Polling agencies and political consultancies have mushroomed ever since direct elections were held. This is one business that does not incur losses.
SEVEN years following the establishment of Lingkar Survei Indonesia, or the Indonesian Survey Circle (LSI), Denny Januar Aly has never been bothered again with material affairs. LSI today boasts five subsidiary firms that handle everything linked to the success of the general elections be it advertising, political consultations, thorough research work, or holding election surveys.
Denny considers LSI as the "supermarket" for general elections, admitting that he accepts and caters to all orders dealing with political consultation services: studying and correctly mapping out political connections and whom a client can depend on for political support, the building of a political image, strategies to win an election, mobilizing opinions on a massive scale and arranging for post-election quick counts.
Denny refused to spell out how much LSI had churned this year. His office on Jalan Pemuda in East Jakarta is equipped with a billiard table and a cafe. Each year, he said, he sends of his 80 employees, including drivers and messenger boys and girls, for overseas holidays. "This year, they go to Hong Kong," he said last Tuesday.
LSI's operations are tackled by executives and employees who, according to Denny, own 30 percent of the company shares. "The rest of the time I compose poetry and travel," said the 49-year-old.
Survey institutions and political consultancies have come under intense public scrutiny after the first round of the Jakarta gubernatorial elections this year, which resulted differently from the outcome predicted by every survey institutions in town.
Every pollsters and political consultancy had bet their money on the incumbent governor Fauzi Bowo and Nachrowi Ramli to win. Instead, the Joko Widodo-Basuki Tjahaya Purnama ticket won the most number of votes.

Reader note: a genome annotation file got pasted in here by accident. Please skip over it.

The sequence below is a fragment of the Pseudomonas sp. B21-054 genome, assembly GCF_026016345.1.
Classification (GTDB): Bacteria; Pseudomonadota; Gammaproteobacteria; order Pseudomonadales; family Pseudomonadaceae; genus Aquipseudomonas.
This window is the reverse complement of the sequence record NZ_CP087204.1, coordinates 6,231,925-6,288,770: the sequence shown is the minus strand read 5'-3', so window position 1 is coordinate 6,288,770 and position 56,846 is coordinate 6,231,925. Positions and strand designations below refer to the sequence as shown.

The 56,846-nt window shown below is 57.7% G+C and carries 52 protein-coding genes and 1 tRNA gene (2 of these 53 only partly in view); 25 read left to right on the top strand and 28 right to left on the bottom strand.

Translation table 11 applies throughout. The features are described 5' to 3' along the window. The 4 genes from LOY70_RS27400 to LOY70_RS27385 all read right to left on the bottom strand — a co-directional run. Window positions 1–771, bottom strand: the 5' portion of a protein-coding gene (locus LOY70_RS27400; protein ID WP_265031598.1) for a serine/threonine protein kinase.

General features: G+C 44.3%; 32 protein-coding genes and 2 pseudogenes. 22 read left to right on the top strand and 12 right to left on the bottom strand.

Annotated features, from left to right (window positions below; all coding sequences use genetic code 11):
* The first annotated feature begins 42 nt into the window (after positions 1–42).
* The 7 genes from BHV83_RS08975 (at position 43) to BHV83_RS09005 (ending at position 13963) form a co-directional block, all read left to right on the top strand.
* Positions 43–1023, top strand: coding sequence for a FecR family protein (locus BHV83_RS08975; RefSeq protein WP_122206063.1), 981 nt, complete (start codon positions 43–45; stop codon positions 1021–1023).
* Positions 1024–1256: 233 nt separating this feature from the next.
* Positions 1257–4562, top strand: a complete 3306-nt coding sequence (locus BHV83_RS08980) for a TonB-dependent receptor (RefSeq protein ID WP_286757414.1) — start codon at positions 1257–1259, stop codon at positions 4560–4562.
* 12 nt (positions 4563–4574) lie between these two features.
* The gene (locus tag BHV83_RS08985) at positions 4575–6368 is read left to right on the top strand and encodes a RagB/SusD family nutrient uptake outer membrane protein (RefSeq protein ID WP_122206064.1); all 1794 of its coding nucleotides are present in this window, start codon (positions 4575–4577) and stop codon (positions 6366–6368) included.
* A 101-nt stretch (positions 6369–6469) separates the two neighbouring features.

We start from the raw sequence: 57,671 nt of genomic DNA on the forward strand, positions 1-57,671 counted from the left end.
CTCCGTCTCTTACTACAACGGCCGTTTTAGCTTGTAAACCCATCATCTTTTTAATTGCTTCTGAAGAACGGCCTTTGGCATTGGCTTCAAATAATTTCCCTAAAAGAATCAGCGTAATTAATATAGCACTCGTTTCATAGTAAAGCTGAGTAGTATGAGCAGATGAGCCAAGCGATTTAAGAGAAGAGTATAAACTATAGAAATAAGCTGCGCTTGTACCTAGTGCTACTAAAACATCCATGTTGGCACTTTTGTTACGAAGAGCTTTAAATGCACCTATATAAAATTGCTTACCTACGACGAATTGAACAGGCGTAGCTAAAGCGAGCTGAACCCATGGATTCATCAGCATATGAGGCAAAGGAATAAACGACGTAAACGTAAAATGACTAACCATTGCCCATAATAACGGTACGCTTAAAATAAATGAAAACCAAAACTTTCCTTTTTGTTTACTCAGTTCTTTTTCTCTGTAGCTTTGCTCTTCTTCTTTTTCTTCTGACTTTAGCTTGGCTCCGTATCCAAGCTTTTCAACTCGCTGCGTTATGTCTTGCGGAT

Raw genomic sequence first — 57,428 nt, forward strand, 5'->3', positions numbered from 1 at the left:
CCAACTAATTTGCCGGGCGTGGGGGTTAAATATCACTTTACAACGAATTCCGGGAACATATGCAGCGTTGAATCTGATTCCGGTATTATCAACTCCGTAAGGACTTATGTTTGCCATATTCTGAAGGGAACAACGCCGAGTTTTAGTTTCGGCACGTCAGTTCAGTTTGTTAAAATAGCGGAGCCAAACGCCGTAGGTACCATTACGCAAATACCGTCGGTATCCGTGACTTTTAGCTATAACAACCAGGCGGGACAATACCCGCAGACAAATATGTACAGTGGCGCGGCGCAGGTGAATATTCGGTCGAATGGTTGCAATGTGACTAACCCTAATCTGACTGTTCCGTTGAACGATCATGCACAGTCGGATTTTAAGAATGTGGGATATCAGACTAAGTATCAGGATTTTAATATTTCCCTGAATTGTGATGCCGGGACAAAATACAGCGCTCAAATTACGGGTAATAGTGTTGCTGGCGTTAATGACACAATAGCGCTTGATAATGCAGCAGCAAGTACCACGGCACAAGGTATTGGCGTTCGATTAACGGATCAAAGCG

Denny claims that the polling survey business and political consultancies in Jakarta would never lose out because consulting fees are always paid up front. "This is a very liquid business," Denny said, who spent Rp550 million in establishing LSI. He earned back that amount following a polling at the request of Ismeth Abdullah, who ran for the Riau governorship in 2005.
Since then, Denny claims that the LSI has been overwhelmed with orders from candidates running in regional elections. The presidential, gubernatorial, mayoral and regency direct elections since 2004 have been a boon for his firm. "It is a given that any gubernatorial candidate or a candidate running for regent will require a popularity survey to gauge his or her electability factor," Denny said.
Today, there are 497 regencies and municipalities, plus 33 provinces. Each year, 100 regions hold direct elections. If each region had an average of three candidates, there are 300 clients who need political consultancy services. In a year, each candidate holds two or three surveys. Each survey costs between Rp100 million to Rp300 million, depending on their geographical location. The more remote the loction, or the more populated the region is, the higher the surveys will cost.
According to the executive director of Cirus Surveyors Group, Andrinof A. Chaniago, most of the operational costs go to interview respondents. Four hundred respondents, for instance, need 20 interviewers who should be trained and given expenses, plus fees of some Rp50,000 per questionnaire. Even so, the company manages to pocket a 20 to 30 percent profit.
Throughout 2005 to 2011, LSI served 21 gubernatorial candidates and 50 mayoralty/regent candidates. At least, this is the figure advertised in the media, since their clients won previous elections. The names of losing candidates are never publicized. Denny said that even though candidates lose in the race, the consultants would still receive consulting fees. The losing clients, he said, do not normally get upset over mistaken predictions of the survey organizations they hire.